Never Forget This Critical Step When Applying Makeup

Between foundations, stains, and powder, putting on makeup can feel like a science experiment. This feeling can be compounded when you factor in the potential for breakouts and dryness that can necessitate even more layers of makeup. While you might already feel like you're layering too much on, did you know you might be missing a critical layer of your beauty routine? It might seem like it would only cause more problems, but including moisturizer before your makeup routine can actually be a game changer — not only for your skin health, but also the finished appearance of your makeup.

Board-certified dermatologist, Lian Mack, M.D., explained to Real Simple, "The skin barrier is the very outermost part of the epidermal layer that protects our bodies from environmental insults and enables the skin to hold on to moisture which prevents inflammatory skin conditions like atopic dermatitis." This means that putting a moisturizing layer between your skin and your makeup can better protect your skin from any irritants that might be in your makeup formula. Plus, depending on your skin type, certain moisturizer types can help to create a smoother finish with your foundation than others. Having the right moisturizer (remember that hydrating and moisturizing are two different things) can be especially important for those with chronic skin conditions like dryness or even eczema.

Why moisturizer is important

Marisa Garshick, M.D., a board-certified dermatologist, explained to Real Simple, "Moisturizers are designed to hydrate the skin and support the skin barrier while also working to soften and smooth the skin. Moisturizers use key ingredients such as humectants to draw moisture in, emollients to soften and smooth the skin, and occlusives to lock moisture in." If you're not sure what emollients, humectants, or occlusives are, we have a guide that can help. Depending on your skin type and moisturizing goals, any of the three could be beneficial as part of your regular beauty routine.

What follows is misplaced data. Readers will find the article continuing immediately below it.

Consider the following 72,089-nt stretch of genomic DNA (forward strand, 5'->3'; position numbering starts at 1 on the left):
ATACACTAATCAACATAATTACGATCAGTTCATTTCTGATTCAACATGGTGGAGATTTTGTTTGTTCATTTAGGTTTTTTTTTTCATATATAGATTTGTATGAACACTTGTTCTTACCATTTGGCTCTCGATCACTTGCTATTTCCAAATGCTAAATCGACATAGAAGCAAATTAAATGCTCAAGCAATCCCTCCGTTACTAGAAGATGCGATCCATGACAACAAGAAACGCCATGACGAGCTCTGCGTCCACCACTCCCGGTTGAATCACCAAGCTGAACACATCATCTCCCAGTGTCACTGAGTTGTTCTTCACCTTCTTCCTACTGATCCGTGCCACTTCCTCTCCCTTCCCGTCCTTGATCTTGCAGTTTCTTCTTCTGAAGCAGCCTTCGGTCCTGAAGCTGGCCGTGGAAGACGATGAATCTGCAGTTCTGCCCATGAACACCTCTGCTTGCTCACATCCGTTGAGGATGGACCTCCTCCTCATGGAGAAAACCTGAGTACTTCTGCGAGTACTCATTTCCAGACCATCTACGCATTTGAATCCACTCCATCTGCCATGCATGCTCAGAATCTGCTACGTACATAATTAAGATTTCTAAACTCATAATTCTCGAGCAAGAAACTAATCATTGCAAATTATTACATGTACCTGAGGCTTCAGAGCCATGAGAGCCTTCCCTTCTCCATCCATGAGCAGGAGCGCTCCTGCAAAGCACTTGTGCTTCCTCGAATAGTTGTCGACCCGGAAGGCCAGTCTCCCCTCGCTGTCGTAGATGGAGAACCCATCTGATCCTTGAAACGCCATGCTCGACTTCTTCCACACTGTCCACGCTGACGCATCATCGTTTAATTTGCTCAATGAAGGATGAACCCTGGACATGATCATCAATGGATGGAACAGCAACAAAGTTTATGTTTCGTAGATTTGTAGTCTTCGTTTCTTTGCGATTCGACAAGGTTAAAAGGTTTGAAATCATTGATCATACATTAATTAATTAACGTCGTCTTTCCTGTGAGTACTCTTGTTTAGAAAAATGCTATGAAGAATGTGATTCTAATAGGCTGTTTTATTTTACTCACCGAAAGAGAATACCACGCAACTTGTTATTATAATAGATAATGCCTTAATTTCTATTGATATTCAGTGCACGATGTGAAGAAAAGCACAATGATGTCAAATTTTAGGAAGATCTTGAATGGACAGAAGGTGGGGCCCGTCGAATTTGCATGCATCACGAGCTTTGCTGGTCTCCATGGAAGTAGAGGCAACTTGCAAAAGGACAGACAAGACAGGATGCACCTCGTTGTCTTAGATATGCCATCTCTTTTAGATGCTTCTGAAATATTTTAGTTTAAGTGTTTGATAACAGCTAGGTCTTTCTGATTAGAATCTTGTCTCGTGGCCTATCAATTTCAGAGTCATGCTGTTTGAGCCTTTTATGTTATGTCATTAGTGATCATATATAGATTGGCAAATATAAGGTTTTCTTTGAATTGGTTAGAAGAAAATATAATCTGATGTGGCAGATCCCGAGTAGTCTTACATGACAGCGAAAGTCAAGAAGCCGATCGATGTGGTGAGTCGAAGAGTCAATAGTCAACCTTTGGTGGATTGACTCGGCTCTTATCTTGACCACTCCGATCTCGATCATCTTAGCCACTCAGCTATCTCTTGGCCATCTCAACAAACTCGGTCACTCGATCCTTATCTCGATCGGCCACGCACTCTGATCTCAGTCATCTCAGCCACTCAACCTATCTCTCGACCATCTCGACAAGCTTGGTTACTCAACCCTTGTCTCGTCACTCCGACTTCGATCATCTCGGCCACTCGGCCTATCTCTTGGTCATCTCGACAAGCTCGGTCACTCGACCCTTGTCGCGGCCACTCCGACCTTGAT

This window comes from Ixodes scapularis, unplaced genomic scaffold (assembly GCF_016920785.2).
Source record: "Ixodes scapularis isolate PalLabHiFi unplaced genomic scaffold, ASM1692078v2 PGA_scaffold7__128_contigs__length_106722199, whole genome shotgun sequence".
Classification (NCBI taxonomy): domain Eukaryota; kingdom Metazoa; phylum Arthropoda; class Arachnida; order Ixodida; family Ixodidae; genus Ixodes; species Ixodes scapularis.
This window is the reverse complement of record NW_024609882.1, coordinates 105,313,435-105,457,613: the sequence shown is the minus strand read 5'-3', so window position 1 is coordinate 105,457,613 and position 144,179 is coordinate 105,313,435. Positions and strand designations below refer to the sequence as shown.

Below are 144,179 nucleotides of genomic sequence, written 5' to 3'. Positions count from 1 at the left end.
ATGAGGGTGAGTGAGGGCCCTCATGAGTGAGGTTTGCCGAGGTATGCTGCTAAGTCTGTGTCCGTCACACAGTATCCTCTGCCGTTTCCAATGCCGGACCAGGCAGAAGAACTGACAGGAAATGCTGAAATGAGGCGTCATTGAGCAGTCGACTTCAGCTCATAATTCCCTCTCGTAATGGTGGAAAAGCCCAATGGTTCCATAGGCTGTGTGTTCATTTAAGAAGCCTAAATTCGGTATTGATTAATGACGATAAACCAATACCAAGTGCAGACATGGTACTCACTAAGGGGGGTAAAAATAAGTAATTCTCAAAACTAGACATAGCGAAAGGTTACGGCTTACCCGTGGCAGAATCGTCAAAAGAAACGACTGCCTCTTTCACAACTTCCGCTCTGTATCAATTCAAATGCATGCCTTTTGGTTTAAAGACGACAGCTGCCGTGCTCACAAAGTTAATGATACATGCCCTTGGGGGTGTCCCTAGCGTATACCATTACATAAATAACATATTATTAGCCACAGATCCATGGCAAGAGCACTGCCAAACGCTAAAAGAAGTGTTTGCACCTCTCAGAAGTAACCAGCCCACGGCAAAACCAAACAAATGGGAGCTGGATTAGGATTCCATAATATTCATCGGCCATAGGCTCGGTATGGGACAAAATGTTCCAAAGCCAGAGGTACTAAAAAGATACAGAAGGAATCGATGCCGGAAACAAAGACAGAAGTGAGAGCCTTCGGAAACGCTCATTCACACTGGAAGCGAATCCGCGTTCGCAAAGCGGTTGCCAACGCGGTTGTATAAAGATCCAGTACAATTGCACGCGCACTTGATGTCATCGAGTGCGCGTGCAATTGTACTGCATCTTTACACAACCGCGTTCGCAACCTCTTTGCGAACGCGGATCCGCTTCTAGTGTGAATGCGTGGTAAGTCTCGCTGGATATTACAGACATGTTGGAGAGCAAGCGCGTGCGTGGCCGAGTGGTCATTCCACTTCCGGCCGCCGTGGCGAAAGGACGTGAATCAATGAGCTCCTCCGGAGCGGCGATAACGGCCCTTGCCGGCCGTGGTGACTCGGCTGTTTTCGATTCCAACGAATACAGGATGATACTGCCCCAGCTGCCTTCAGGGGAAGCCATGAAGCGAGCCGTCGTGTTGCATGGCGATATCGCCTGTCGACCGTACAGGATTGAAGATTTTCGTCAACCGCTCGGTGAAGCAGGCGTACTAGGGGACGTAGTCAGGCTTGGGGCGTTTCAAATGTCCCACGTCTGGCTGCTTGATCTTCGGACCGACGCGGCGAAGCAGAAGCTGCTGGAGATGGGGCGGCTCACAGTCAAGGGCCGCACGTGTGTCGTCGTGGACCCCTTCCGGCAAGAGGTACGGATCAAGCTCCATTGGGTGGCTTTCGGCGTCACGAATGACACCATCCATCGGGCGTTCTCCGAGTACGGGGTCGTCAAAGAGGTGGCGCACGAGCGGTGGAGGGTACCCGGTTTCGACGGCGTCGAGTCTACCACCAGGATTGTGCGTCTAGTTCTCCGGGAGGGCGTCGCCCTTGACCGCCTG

You might not realize this, but your skin is almost constantly losing moisture. Transepidermal water loss is a measurement used to determine the amount of moisture lost. Scientifically, this measurement helps to determine skin water barrier integrity. Simplified, it's a way to know if your skin barrier is healthy, and is the primary reason that moisturizing is so important. In addition to losing moisture, your skin also loses naturally occurring oils whenever you shower or wash your face. So, ensuring you replenish any lost moisture can help keep your skin barrier in tip-top shape. Another important reason to factor a moisturizer into your beauty routine is makeup ingredients. Many makeup products contain alcohol, dyes, and other ingredients that can dry out your skin. Plus, the weather, your perspiration levels, and sensitivity to these ingredients can cause blemishes, acne, and even infections.

What kind of moisturizer is best

Your individual skin type dramatically impacts which kind of moisturizer will work best for you. If you're someone with oily and/or acne-prone skin, sticking to non-comedogenic products is a must. Products that are non-comedogenic are specially formulated to help prevent clogged pores. Plus, they tend to be lighter-weight and water-based, which is great for those already dealing with extra oil.

On the other hand, if you are someone with dry skin, heavier moisturizers can be a necessity. People with dry skin can benefit from looking for moisturizers that contain all three kinds of moisturizing elements (humectants, emollients, and occlusives) but might find the most success with occlusives specifically. Looking for thick and creamy products with nourishing ingredients like shea butter or jojoba oil can mean the difference between dry, cracked skin and supple smoothness.

Sensitive skin can be trickier when it comes to moisturizers, but a good rule of thumb is to avoid fragrances that might irritate your skin. Finding ingredients that can help to boost your skin barrier (ceramides and/or peptides) can be beneficial in helping keep your skin moisturized and better protected from irritants. As we head into the colder months, it's also important to remember that your skin care needs will change. Board-certified dermatologist Jeanette Graf, M.D., explained to Real Simple, "During the cold, winter months, your skin may need a richer moisturizer than during the warmer months."